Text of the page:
New Jersey Transit Chief Quits After Super Bowl Delays

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WASHINGTON, DC - DECEMBER 20: James Weinstein, Executive Director of New Jersey Transit, testifies at the Senate Committee on Banking, Housing, and Urban Affairs Subcommittee on Housing, Transportation and Community Development hearing on "Recovering From Superstorm Sandy: Rebuilding our Housing and Transportation Infrastructure" on Capitol Hill, December 20, 2012 in Washington, DC. The hearing focused on how the storm affected infrastructure in the Northeast and how to better prepare for future situations. (Photo by Drew Angerer/Getty Images)
James Weinstein. Photo: Drew Angerer/2012 Getty Images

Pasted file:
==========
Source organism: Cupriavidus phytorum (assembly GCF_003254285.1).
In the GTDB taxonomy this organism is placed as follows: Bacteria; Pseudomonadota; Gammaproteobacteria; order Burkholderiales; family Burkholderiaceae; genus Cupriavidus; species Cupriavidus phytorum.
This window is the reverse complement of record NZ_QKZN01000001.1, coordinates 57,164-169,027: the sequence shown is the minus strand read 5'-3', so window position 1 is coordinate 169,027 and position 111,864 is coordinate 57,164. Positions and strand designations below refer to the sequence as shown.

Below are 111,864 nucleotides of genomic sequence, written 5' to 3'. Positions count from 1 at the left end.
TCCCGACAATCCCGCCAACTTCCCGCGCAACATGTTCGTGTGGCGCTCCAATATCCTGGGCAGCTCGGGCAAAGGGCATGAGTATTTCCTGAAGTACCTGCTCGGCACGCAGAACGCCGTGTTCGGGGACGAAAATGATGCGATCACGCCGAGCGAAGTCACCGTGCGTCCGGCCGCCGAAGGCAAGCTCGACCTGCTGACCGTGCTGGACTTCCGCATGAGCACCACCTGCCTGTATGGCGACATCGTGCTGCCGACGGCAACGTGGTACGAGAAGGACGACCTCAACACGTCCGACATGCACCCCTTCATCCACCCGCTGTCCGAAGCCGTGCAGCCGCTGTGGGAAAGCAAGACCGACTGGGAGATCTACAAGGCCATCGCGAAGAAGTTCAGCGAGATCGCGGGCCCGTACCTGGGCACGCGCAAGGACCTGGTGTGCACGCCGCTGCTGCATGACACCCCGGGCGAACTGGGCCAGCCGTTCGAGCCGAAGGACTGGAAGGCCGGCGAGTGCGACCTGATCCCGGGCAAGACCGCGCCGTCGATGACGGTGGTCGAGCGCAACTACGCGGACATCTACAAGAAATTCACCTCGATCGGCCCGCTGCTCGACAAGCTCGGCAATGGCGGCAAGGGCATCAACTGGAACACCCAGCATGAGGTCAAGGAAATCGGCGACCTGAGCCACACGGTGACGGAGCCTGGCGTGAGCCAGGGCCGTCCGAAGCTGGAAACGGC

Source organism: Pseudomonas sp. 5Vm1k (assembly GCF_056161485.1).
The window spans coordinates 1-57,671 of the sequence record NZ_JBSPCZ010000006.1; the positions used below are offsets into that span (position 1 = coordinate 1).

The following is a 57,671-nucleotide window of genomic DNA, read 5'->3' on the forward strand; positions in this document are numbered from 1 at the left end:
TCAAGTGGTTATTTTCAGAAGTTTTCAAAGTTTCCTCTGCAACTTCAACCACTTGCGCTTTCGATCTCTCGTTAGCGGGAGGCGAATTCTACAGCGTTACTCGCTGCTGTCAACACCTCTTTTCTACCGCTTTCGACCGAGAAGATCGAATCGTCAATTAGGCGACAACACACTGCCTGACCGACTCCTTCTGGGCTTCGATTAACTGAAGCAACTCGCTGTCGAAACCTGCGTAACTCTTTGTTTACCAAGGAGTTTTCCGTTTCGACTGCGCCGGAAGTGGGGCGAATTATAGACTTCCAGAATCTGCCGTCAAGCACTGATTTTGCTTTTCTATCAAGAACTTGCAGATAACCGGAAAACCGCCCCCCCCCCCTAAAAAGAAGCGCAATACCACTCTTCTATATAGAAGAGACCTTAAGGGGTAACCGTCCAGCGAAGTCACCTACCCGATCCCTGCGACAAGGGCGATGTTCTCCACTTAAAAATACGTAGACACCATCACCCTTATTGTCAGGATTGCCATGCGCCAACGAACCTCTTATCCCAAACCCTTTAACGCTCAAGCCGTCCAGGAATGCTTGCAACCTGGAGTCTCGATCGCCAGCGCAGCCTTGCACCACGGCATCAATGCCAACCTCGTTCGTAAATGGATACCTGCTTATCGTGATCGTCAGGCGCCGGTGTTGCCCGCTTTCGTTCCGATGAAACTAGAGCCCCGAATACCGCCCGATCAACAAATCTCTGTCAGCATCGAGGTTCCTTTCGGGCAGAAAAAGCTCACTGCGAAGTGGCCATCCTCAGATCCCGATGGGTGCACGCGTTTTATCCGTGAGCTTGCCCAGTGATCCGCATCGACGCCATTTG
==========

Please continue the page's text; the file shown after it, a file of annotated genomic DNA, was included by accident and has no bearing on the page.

A Chris Christie appointee who's been blamed for significant transportation problems in New Jersey is stepping down, but it has nothing to do with Bridgegate. James Weinstein, who has been executive director of New Jersey Transit since 2010, announced on Tuesday that he's resigning effective March 2. He'll be replaced by Veronique Hakim, the executive director of the New Jersey Turnpike Authority. Weinstein offered no reason for his departure, but he's been criticized for storing trains and other equipment in low-lying railyards during Hurricane Sandy. The flooding that ensued caused $120 million worth of damage to NJ Transit's fleet. This month, the first "mass-transit Super Bowl" turned into an embarrassment when twice as many Super Bowl spectators as projected tried to take NJ Transit. While fans were stuck at the stadium for hours, Weinstein reiterated in his resignation letter that the system moved a record number of people "safely and securely, which was our number one goal."